Third, the South Korean government must change its military and strategic posture according to the treaty's changes, but it should be noted that this is not an urgent matter. Any country can forge military alliances with neighboring countries. North Korea also has a military alliance with China. However, this does not necessarily mean that South Korea and China are hostile to each other.

Depending on future diplomatic efforts, the North Korea-Russia alliance treaty might be a useful tool for the security of the Korean Peninsula. Russia can persuade North Korea to stop a possible invasion of the South. By increasing international intervention in the country, it will be possible to control North Korea's unexpected actions. South Korea should find a window of opportunity even in this backsliding.

Fourth, it is wrong to understand that the North Korea-Russia treaty is a circumstance that proves the advent of a new Cold War. On the contrary, it is the opposite. This episode illustrates that a new Cold War is not coming. For a new Cold War structure to be formed in the current international order led by the US, China must pursue a head-on policy of confrontation with the US, and many countries must follow China. However, China has not announced that it is welcome to the treaty. There is also no sign that it will lead to a trilateral alliance treaty between North Korea, China, and Russia. From China's point of view, Russia's voice in the Korean Peninsula issue is growing, which means that China's voice is relatively small. If China cannot control even North Korea, which borders on it, doubts about China's diplomatic capabilities will grow.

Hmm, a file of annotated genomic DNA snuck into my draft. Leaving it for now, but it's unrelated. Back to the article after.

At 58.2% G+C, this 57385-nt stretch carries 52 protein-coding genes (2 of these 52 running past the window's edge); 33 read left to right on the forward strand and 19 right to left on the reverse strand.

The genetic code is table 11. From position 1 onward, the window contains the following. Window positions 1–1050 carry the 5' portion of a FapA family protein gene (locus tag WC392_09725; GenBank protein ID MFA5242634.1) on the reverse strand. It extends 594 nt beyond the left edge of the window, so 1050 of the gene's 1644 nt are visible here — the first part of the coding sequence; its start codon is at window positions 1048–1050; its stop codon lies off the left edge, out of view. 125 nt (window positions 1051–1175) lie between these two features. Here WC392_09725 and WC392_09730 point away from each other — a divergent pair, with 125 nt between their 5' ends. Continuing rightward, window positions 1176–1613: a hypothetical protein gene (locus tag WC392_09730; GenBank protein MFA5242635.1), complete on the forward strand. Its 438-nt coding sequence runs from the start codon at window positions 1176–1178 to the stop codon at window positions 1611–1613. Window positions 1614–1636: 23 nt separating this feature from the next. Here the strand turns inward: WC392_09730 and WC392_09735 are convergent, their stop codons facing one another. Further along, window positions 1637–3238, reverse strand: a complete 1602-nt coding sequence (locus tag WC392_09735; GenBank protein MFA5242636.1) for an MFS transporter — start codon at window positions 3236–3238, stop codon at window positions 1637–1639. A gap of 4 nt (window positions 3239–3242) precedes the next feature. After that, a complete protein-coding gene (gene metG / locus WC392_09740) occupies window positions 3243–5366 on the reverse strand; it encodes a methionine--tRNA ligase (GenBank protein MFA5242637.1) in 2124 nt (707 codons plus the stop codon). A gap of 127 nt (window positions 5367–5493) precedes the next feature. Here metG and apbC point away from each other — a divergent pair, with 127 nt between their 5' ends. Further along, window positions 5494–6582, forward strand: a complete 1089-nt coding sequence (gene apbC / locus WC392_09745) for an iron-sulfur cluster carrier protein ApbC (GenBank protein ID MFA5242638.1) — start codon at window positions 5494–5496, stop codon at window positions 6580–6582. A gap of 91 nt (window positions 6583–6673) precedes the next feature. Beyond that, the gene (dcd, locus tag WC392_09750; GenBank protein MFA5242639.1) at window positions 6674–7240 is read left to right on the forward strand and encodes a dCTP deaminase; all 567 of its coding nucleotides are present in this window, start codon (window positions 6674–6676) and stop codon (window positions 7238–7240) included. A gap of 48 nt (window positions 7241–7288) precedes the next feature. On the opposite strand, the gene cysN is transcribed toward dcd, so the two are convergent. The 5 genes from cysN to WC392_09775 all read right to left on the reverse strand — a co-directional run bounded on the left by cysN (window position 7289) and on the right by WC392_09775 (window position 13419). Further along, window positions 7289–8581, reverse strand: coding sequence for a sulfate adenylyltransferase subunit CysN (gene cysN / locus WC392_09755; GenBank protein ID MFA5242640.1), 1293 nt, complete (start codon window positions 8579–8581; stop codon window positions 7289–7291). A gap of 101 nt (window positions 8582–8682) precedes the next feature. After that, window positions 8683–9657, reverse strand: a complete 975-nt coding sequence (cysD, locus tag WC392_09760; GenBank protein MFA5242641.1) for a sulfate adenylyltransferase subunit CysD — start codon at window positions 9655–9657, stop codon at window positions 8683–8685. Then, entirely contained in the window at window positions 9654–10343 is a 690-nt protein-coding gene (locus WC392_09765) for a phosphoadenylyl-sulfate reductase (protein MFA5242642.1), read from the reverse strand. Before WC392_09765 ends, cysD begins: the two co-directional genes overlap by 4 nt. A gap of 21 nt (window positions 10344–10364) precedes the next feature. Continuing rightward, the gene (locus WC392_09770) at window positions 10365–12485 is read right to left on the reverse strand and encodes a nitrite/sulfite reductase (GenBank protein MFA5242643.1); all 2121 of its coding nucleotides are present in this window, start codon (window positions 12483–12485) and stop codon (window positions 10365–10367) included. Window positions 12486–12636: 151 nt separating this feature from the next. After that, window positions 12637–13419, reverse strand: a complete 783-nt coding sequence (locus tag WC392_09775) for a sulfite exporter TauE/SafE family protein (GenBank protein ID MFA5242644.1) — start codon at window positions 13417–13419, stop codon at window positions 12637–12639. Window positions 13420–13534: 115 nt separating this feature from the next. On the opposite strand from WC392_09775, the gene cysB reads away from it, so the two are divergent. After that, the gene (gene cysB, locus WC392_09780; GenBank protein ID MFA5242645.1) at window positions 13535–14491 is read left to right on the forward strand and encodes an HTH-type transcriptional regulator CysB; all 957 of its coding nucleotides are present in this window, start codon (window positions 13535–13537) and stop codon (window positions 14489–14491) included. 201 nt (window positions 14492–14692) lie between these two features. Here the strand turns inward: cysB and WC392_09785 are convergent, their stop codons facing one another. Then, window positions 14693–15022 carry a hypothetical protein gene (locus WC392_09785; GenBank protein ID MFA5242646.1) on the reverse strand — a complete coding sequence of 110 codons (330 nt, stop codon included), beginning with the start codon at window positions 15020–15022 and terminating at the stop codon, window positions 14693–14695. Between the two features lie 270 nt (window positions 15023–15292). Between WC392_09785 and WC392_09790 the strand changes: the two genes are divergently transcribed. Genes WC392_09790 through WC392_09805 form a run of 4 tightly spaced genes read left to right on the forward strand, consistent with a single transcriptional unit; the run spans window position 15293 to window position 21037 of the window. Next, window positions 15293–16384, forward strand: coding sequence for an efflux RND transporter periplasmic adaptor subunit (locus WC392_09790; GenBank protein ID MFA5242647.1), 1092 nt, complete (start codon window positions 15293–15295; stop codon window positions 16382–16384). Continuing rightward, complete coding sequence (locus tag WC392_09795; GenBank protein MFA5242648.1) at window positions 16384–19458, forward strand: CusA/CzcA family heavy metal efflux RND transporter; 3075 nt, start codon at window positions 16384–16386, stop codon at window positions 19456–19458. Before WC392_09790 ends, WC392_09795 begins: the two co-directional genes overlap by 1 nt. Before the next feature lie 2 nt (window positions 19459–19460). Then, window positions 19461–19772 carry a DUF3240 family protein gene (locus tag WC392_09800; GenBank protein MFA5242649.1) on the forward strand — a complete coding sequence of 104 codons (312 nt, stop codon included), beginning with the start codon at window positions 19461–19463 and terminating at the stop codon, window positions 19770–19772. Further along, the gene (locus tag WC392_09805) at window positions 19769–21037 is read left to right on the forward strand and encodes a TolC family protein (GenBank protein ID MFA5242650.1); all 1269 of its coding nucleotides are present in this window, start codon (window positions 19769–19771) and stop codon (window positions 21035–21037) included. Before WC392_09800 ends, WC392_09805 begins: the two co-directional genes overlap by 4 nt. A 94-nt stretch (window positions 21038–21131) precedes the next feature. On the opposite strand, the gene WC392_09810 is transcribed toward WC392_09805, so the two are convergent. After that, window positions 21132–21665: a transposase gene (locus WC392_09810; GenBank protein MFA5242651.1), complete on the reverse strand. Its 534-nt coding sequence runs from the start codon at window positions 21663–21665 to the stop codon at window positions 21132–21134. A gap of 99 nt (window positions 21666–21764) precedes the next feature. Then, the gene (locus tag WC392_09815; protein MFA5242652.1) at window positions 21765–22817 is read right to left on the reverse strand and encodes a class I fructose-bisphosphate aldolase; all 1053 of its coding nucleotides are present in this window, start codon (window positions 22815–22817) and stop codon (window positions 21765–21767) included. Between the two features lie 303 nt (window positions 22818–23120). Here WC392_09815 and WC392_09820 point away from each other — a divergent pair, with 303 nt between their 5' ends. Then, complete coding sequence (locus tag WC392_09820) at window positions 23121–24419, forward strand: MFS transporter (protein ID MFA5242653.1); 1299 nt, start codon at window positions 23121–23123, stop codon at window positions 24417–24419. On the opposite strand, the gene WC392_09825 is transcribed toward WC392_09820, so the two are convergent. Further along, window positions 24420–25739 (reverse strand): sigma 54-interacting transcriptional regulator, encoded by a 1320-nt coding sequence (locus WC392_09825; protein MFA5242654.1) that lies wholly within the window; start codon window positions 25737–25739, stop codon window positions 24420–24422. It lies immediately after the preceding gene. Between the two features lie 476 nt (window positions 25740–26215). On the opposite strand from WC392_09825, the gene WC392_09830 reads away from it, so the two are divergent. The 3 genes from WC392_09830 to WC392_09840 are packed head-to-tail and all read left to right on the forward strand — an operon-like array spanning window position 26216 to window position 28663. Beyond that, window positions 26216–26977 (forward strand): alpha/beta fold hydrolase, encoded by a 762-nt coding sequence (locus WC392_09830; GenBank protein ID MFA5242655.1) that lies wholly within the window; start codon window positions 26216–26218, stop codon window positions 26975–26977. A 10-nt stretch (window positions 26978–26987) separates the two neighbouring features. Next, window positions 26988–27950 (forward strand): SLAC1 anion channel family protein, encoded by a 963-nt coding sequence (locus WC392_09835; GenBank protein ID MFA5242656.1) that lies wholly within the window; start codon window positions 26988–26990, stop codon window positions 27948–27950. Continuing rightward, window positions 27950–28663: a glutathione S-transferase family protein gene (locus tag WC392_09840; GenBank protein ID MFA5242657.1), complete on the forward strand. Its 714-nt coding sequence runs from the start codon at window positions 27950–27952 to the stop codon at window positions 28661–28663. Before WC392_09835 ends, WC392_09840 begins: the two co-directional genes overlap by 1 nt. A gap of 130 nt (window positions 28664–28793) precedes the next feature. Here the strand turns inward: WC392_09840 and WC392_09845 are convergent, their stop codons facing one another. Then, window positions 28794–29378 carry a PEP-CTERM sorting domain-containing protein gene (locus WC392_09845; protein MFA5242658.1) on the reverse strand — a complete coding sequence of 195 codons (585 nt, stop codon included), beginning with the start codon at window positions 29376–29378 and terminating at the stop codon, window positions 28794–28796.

To keep pace with North Korea and Russia, China must participate in an anti-American solidarity campaign, which is not acceptable in China's situation. The most advantageous scenario for China is to take advantage of the US-led order to maximize China's economic and national capabilities. Then, naturally, the day will come when it will overtake the United States. Then, China becomes a hegemonic power without war. So why would China compete with the United States for supremacy now?

Although the signing of the North Korea-Russia treaty is at a disadvantage because it damages South Korea's security posture, it is not wise to reject it unconditionally and frustrate it at all. Diplomacy is always about seeking the best scenario under any given circumstances. If the circumstances change today, the correct answer is to upgrade yesterday's strategy to pursue a new one. A wise diplomatic strategist strives to create a new plan that suits the new environment without criticizing the changing diplomatic environment daily. It is not smart diplomacy to complain about a given situation and rely on a futile game of condemning another country.

Wang Son-taek

Wang Son-taek is an adjunct professor at Sogang University. He is a former diplomatic correspondent at YTN and a former research associate at Yeosijae. The views expressed here are the writer’s own. -- Ed.